Cyclist's speaker does music and mobile

Speaker lets you listen to music or talk on a cell phone with headphone clarity and no danger of blocking out real life noise completely.

MyCyfi

I'm not sure how well this works, but it sounds like a great idea.

A new company called CyFi is selling a clip-on, wireless speaker for bikes that is about the size of a deck of cards.

The speaker offers "CD audio quality," according to company claims. It can also receive audio commands for cell phones supporting hands-free dialing.

If you're like me, you like listening to music or a podcast while exercising outdoors, but feel unsafe wearing earbuds that block out life noise. It's hard enough to hear a regular car coming 'round the bend with headphones in. I can't tell you how many times I've almost been hit by a Prius.

I've seen many joggers and bikers doing the one earbud in and one earbud dangling routine.

MyCyfi

It makes sense then, that someone would try to come up with a solution. Enter CyFi, which was invented by Jeff Lotman, an avid cyclist.

"Music makes biking more fun. It enhances the experience and motivates you to push harder," Lotman says on his site.

The iPod/iPod Nano version for $199.95 comes with a little transmitter that plugs into your iPod. You can then chuck your iPod in your backpack and control it from the speaker. The A2DP Bluetooth-capable model for $179.95 syncs with a cell phone, smartphone, or MP3 player.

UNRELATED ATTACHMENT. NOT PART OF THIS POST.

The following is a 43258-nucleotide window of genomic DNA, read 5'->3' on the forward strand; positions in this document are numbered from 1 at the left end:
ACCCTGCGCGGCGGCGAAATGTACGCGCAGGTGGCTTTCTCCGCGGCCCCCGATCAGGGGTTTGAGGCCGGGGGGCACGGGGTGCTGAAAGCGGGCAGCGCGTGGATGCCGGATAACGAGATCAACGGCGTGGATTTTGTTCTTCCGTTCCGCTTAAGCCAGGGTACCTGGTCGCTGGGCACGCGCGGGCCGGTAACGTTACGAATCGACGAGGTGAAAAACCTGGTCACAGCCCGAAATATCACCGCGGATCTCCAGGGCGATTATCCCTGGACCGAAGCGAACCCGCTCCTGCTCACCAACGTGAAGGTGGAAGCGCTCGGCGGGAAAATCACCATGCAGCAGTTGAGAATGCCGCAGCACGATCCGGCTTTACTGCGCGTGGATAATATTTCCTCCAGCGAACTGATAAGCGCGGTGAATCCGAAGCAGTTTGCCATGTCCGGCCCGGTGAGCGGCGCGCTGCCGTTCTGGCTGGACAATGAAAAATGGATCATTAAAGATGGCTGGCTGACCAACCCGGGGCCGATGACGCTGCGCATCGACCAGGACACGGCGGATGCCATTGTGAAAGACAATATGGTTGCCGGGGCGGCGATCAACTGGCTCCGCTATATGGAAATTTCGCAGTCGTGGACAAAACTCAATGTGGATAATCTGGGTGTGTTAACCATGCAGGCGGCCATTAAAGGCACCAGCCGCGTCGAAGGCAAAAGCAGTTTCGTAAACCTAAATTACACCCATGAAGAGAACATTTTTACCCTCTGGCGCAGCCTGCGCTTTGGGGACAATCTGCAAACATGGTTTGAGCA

The company advertises it as a sports speaker for bicyclists, but it seems like you could really use it anywhere your hands are occupied. The speaker has a range of 30 feet, and a battery life of five or six hours, depending on which model you buy. p>

CyFi's speaker will be available September 22 from the company's own online store.

CyFi speaker kit for the iPod or iPod Nano. MyCyfi
About the author

In a software-driven world, it's easy to forget about the nuts and bolts. Whether it's cars, robots, personal gadgetry or industrial machines, Candace Lombardi examines the moving parts that keep our world rotating. A journalist who divides her time between the United States and the United Kingdom, Lombardi has written about technology for the sites of The New York Times, CNET, USA Today, MSN, ZDNet, Silicon.com, and GameSpot. She is a member of the CNET Blog Network and is not a current employee of CNET.

 

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